A “FlashCode” option of the Predict program was executed in converting the above neural model into a stream of C code instructions for DIAMMS sensor deployment. The majority of this code comprises weight matrix values. With the above performance characteristics, the pattern recognition module may deliver better than 95% true positive identifications and practically nil false detection field test results when implemented in the DIAMMS prototype detection system.

Hardware Model

Significant advantages in DIAMMS data processing bandwidth and network feed-forwarding processing rates are realized by downloading a trained and tested neural model onto EEPROM hardware. A high-performance pattern recognition system to a tactical thermal luminescence sensor for chemical ground contamination detection using Intel's 80170NX Electrically Trainable Analog Neural Network (ETANN) chip was built and applied. The chip, manufactured by Intel of Santa Clara, Calif., is specified at μs feed-forward processing speeds or 2 billion nodal interconnects per second. Given the rather complex and lengthy neural architectures needed for accurate chemical pattern recognition, the ETANN was necessary for accomplishing real-time pattern recognition, using the chip's capability of making subsecond detection predictions, close to real-time. The ETANN technology was extended to the DIAMMS detection problem by training a BEP/gradient descent 3-layer network with the database, as described above, except the outputs of column 17 in Table 1 had 0 replaced by −1. The [−1, 1] limits at the network output nodes are also the bounds of the single hyperbolic tangent (tanh) transfer function utilized in this network architecture. A program called DynaMind, a product of NeuroDynamX, Incorporated, of Bolder, Colo., and a product of Intel's Neural Network Training System (INNTS), was used for building a network pattern recognition model and transferring its trained weight matrix quantities to the ETANN integrated circuits.

The DIAMMS hardware data acquisition and pattern recognition system is depicted in the flowchart of FIG. 2. Elements of preprocessing the incoming raw sensor data, neural network pattern recognition, decision-making and postprocessing functions are shown as schematic representations of the component parts of the present invention. As seen in FIG. 2, the “Select Beam Energies” and “Select Mueller Matrix Elements” blocks indicate general protocol for operating the sensor. While sequentially emitting it laser beams, the DIAMMS receiver collects modulated backscattered radiance, condenses and then polarization-modulates it a second time. The modulated radiance is focused onto a cooled IR photosensitive surface and recorded as a voltage waveform or scattergram. This scattergram is subsequently preprocessed by phase-sensitive electronics and transformed into the Mueller matrix elements, filtered, formatted as described above, and forwarded to the ETANN for pattern recognition.

DIAMMS preprocessed, filtered and formatted sensor data are conducted via PC bus, linked directly to the ETANN 80170ONX chip, to a downloaded weight matrix through the 15 input nodes (I)—200 hidden nodes (H)—4 output nodes (O) network architecture, referred to as 15-200-4 Input-Hidden-Output layers architecture. The weight matrix transformed these data into real-number components of a 4-vector T presented at the network output layer nodes COM1-COM4, with magnitudes between ±1. Subsequently, a “Compute Normal Inner Product” operation is performed: σ=(T·R)/N; for each analyte in the network training set, where R is the analyte's basis vector, shown at column 17 in Table 1, and N (t1r1+t2r2+t3r3+t4r4)½ is the inner product norm. This scalar product, σ, is the sensor's alarm indicator. Alarming is done from a field 16 biosimulants whose Mueller matrix properties are engrained patterns residing in the weight matrix downloaded in ETANN memory. The range of alarming computed quantities may be determined by those skilled in the art, with a computed quantity of 1≦σ≦0.98 preferably causing the alarm to trip, and activating sensor specific tasks such as GPS mapping of the contaminant mass, radioed reports of relevant properties of the contaminant, threat countermeasure instructions, and/or other applicable information.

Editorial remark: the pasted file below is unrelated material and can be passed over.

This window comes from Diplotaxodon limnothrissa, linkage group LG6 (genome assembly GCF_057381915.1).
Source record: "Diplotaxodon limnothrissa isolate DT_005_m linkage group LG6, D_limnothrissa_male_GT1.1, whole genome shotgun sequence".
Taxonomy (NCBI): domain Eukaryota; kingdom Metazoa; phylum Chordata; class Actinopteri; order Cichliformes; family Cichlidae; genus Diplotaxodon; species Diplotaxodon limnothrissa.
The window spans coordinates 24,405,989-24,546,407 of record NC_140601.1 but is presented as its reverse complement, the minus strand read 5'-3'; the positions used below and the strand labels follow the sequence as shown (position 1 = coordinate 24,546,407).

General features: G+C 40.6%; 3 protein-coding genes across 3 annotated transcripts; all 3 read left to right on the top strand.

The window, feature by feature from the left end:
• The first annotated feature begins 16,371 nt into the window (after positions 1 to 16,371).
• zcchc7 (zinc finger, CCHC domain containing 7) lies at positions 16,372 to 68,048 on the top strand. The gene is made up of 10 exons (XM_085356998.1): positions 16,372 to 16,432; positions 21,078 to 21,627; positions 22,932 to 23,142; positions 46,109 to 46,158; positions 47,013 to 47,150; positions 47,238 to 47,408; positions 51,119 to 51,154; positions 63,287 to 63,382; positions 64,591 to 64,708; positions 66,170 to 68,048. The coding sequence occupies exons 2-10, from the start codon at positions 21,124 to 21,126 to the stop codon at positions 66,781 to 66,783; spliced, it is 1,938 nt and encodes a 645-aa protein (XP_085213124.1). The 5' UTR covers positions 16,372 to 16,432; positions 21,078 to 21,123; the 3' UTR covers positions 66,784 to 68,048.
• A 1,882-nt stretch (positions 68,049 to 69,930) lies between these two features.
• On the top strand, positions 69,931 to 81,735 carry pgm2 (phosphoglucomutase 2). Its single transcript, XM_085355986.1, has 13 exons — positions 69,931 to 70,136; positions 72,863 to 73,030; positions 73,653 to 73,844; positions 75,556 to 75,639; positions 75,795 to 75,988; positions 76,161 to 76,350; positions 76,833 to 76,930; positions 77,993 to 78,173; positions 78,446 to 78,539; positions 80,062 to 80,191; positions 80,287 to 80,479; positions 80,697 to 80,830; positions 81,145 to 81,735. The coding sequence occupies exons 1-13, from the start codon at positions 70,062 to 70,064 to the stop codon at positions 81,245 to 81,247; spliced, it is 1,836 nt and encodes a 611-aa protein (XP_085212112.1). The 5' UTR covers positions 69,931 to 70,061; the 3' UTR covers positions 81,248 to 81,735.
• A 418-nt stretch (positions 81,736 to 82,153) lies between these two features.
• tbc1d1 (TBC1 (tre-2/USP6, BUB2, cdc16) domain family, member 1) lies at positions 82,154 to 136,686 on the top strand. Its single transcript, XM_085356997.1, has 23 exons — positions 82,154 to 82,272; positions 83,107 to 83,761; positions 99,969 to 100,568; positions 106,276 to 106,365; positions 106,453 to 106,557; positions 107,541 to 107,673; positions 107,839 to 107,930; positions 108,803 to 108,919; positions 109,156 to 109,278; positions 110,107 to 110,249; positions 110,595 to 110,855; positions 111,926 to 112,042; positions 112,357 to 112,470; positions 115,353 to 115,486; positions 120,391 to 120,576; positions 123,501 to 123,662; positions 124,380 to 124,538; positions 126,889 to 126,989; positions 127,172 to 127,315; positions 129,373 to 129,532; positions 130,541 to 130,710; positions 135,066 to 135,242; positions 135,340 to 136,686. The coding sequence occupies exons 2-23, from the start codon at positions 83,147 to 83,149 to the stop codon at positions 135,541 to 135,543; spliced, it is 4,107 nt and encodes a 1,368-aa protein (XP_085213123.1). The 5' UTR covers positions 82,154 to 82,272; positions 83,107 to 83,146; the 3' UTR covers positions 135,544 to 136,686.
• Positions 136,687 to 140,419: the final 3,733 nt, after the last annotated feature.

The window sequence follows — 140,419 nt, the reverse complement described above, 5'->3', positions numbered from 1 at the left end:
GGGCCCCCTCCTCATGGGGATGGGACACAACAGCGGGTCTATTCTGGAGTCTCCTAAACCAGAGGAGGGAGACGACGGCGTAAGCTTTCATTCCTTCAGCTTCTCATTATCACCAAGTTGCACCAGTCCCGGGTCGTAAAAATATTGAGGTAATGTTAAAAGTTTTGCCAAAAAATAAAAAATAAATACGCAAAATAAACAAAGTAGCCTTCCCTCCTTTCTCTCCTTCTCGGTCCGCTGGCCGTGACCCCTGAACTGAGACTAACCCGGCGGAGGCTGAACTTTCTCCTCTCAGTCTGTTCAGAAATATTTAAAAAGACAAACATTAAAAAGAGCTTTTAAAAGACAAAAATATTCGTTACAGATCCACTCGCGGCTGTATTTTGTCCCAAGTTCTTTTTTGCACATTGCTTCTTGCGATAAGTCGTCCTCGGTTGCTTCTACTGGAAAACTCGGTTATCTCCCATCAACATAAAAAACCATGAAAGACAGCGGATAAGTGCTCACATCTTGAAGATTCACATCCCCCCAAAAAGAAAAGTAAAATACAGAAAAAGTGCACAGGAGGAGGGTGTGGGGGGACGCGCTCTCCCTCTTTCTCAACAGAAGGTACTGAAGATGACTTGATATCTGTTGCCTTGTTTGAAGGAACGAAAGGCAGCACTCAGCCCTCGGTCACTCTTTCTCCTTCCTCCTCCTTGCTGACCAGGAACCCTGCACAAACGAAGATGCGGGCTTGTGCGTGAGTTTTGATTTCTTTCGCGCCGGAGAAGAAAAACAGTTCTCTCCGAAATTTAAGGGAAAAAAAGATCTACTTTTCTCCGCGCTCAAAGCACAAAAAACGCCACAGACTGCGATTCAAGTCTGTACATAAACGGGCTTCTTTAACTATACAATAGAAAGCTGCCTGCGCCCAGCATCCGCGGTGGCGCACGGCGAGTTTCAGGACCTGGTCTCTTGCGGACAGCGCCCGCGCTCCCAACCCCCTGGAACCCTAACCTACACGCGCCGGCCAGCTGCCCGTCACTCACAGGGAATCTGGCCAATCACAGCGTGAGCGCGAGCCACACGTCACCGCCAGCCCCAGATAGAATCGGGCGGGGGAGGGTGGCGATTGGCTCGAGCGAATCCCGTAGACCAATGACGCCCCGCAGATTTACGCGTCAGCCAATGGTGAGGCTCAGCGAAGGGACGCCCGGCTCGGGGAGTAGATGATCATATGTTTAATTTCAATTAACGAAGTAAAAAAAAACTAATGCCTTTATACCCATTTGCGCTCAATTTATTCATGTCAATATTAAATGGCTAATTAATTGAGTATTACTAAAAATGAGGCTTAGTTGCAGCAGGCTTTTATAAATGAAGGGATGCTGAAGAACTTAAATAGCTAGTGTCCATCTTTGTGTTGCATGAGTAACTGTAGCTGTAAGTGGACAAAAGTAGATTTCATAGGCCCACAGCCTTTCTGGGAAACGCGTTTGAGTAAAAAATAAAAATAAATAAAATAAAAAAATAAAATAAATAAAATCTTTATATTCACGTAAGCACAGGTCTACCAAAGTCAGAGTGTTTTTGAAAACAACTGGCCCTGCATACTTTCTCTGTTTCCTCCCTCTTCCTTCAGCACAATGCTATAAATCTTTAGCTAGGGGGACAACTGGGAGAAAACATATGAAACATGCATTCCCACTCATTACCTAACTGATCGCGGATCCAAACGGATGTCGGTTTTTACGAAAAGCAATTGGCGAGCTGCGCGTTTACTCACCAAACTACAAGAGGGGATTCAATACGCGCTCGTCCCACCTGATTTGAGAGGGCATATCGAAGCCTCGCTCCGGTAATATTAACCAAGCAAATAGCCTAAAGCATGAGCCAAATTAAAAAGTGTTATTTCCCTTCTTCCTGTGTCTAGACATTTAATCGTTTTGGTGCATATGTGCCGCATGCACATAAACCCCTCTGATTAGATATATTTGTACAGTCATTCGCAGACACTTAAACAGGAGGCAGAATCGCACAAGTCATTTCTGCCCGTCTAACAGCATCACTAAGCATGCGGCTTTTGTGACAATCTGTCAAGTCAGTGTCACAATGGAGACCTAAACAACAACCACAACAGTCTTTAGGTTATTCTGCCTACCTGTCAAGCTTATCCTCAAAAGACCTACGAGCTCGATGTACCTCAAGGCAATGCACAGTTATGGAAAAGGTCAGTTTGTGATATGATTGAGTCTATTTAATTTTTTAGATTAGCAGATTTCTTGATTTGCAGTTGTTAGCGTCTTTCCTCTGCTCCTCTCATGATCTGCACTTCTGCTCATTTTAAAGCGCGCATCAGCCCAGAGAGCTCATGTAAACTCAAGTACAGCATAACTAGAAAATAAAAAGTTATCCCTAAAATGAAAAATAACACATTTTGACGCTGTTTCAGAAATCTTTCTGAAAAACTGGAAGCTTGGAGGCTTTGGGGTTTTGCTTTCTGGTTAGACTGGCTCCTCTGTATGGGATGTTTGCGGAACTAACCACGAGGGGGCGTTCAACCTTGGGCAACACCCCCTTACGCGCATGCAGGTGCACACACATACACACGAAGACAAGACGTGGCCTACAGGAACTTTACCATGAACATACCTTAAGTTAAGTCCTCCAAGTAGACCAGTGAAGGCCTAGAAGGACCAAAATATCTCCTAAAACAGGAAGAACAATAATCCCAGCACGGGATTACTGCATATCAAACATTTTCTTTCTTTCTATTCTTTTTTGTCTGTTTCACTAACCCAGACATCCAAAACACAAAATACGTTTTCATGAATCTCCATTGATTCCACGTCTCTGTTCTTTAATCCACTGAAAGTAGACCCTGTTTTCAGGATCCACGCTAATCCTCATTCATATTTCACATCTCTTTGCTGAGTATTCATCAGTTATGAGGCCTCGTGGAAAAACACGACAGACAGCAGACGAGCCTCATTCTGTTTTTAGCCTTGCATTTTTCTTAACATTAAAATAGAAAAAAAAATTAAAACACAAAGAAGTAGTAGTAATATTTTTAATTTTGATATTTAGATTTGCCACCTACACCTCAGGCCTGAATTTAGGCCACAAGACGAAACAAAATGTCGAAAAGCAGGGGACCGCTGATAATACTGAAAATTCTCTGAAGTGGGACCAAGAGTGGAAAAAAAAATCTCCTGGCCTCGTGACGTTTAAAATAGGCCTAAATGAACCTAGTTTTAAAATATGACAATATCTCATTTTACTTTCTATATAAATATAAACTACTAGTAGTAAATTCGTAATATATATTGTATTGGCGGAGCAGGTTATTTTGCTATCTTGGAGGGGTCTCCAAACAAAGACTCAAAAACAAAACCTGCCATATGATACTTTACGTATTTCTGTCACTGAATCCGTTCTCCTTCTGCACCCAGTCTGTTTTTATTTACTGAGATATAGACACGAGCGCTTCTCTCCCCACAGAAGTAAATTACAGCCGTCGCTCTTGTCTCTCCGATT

The present invention provides the advantageous use of an artificial neural network computing applied to the remote detection problem. As such, it is anticipated that higher prediction accuracy and much lower noise sensitivity occurs when employing properly trained BEP, ARTMAP, or radial-basis function (RBF) networks for chemical and biological detection as opposed to statistical methods such as nearest neighbor classifiers. CBWM signatures for pattern recognition manifest as differences in Mueller matrix elements showing unique susceptibility to the target on-then-off molecular vibration resonance. Even with sensor data containing appreciable noise and cluttered electronic and optical interference, properly trained neural network weight matrices discern the CBWM reliably, generally up to a limit of approximately 30% noise put out by the detection instrument. Beyond this approximately 30% noise level, the trained neural network weight matrices tends to fail catastrophically.